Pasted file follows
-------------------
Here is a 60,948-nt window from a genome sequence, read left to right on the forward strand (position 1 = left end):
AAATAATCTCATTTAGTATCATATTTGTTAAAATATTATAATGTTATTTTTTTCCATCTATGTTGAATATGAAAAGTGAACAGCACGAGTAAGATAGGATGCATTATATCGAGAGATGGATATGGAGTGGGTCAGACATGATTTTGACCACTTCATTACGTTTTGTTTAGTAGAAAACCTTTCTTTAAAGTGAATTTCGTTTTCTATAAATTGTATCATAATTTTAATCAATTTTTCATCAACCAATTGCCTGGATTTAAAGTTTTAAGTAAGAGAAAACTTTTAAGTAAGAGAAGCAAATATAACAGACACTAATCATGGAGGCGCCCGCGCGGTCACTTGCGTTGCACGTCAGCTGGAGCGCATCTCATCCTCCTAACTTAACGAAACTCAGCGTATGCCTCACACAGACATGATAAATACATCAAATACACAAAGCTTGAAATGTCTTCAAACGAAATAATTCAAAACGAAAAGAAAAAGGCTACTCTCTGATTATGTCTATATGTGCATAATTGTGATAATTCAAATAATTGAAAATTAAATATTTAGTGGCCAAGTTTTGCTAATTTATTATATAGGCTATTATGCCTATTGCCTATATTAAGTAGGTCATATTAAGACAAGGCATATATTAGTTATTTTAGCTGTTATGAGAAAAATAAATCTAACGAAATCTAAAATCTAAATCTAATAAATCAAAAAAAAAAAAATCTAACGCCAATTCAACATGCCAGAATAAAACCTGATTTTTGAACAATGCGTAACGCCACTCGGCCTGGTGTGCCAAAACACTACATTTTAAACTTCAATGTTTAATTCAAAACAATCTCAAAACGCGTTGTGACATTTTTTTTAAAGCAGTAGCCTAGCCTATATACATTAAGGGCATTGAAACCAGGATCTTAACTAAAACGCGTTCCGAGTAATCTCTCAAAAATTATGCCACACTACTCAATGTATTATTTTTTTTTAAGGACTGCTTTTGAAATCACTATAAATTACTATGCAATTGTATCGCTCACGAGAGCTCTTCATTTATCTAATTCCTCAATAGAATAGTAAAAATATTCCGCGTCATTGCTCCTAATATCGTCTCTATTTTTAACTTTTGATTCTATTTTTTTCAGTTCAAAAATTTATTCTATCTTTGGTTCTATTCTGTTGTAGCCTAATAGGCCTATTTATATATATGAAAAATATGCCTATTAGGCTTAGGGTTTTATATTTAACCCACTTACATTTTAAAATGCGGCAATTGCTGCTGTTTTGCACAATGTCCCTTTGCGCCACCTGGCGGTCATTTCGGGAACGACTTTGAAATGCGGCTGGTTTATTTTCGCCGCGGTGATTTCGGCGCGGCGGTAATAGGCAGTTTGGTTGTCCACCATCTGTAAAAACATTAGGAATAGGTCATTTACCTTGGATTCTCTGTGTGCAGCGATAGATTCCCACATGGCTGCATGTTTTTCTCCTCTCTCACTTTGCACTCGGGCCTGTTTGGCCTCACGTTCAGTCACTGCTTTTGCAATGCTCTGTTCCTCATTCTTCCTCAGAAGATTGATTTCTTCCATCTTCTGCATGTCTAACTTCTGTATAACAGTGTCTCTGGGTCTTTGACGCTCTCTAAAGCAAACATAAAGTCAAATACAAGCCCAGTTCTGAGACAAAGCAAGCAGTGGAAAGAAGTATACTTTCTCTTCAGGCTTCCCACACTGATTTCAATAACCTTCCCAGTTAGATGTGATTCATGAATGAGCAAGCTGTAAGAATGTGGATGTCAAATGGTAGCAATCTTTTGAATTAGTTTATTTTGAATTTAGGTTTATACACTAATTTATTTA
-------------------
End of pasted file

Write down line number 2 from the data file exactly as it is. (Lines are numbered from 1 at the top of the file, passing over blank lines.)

AAATAATCTCATTTAGTATCATATTTGTTAAAATATTATAATGTTATTTTTTTCCATCTATGTTGAATATGAAAAGTGAACAGCACGAGTAAGATAGGATGCATTATATCGAGAGATGGATATGGAGTGGGTCAGACATGATTTTGACCACTTCATTACGTTTTGTTTAGTAGAAAACCTTTCTTTAAAGTGAATTTCGTTTTCTATAAATTGTATCATAATTTTAATCAATTTTTCATCAACCAATTGCCTGGATTTAAAGTTTTAAGTAAGAGAAAACTTTTAAGTAAGAGAAGCAAATATAACAGACACTAATCATGGAGGCGCCCGCGCGGTCACTTGCGTTGCACGTCAGCTGGAGCGCATCTCATCCTCCTAACTTAACGAAACTCAGCGTATGCCTCACACAGACATGATAAATACATCAAATACACAAAGCTTGAAATGTCTTCAAACGAAATAATTCAAAACGAAAAGAAAAAGGCTACTCTCTGATTATGTCTATATGTGCATAATTGTGATAATTCAAATAATTGAAAATTAAATATTTAGTGGCCAAGTTTTGCTAATTTATTATATAGGCTATTATGCCTATTGCCTATATTAAGTAGGTCATATTAAGACAAGGCATATATTAGTTATTTTAGCTGTTATGAGAAAAATAAATCTAACGAAATCTAAAATCTAAATCTAATAAATCAAAAAAAAAAAAATCTAACGCCAATTCAACATGCCAGAATAAAACCTGATTTTTGAACAATGCGTAACGCCACTCGGCCTGGTGTGCCAAAACACTACATTTTAAACTTCAATGTTTAATTCAAAACAATCTCAAAACGCGTTGTGACATTTTTTTTAAAGCAGTAGCCTAGCCTATATACATTAAGGGCATTGAAACCAGGATCTTAACTAAAACGCGTTCCGAGTAATCTCTCAAAAATTATGCCACACTACTCAATGTATTATTTTTTTTTAAGGACTGCTTTTGAAATCACTATAAATTACTATGCAATTGTATCGCTCACGAGAGCTCTTCATTTATCTAATTCCTCAATAGAATAGTAAAAATATTCCGCGTCATTGCTCCTAATATCGTCTCTATTTTTAACTTTTGATTCTATTTTTTTCAGTTCAAAAATTTATTCTATCTTTGGTTCTATTCTGTTGTAGCCTAATAGGCCTATTTATATATATGAAAAATATGCCTATTAGGCTTAGGGTTTTATATTTAACCCACTTACATTTTAAAATGCGGCAATTGCTGCTGTTTTGCACAATGTCCCTTTGCGCCACCTGGCGGTCATTTCGGGAACGACTTTGAAATGCGGCTGGTTTATTTTCGCCGCGGTGATTTCGGCGCGGCGGTAATAGGCAGTTTGGTTGTCCACCATCTGTAAAAACATTAGGAATAGGTCATTTACCTTGGATTCTCTGTGTGCAGCGATAGATTCCCACATGGCTGCATGTTTTTCTCCTCTCTCACTTTGCACTCGGGCCTGTTTGGCCTCACGTTCAGTCACTGCTTTTGCAATGCTCTGTTCCTCATTCTTCCTCAGAAGATTGATTTCTTCCATCTTCTGCATGTCTAACTTCTGTATAACAGTGTCTCTGGGTCTTTGACGCTCTCTAAAGCAAACATAAAGTCAAATACAAGCCCAGTTCTGAGACAAAGCAAGCAGTGGAAAGAAGTATACTTTCTCTTCAGGCTTCCCACACTGATTTCAATAACCTTCCCAGTTAGATGTGATTCATGAATGAGCAAGCTGTAAGAATGTGGATGTCAAATGGTAGCAATCTTTTGAATTAGTTTATTTTGAATTTAGGTTTATACACTAATTTATTTA